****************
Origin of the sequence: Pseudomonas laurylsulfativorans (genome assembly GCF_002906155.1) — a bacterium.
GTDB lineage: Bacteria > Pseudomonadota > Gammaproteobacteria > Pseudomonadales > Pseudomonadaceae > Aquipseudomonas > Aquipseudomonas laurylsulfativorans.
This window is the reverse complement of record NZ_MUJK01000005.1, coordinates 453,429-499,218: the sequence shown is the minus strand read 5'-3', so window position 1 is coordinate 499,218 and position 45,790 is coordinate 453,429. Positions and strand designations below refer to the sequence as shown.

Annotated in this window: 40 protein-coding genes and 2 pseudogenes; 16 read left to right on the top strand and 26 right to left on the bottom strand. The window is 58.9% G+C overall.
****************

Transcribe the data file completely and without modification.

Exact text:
Origin of the sequence: Pseudomonas laurylsulfativorans (genome assembly GCF_002906155.1) — a bacterium.
GTDB lineage: Bacteria > Pseudomonadota > Gammaproteobacteria > Pseudomonadales > Pseudomonadaceae > Aquipseudomonas > Aquipseudomonas laurylsulfativorans.
This window is the reverse complement of record NZ_MUJK01000005.1, coordinates 453,429-499,218: the sequence shown is the minus strand read 5'-3', so window position 1 is coordinate 499,218 and position 45,790 is coordinate 453,429. Positions and strand designations below refer to the sequence as shown.

Annotated in this window: 40 protein-coding genes and 2 pseudogenes; 16 read left to right on the top strand and 26 right to left on the bottom strand. The window is 58.9% G+C overall.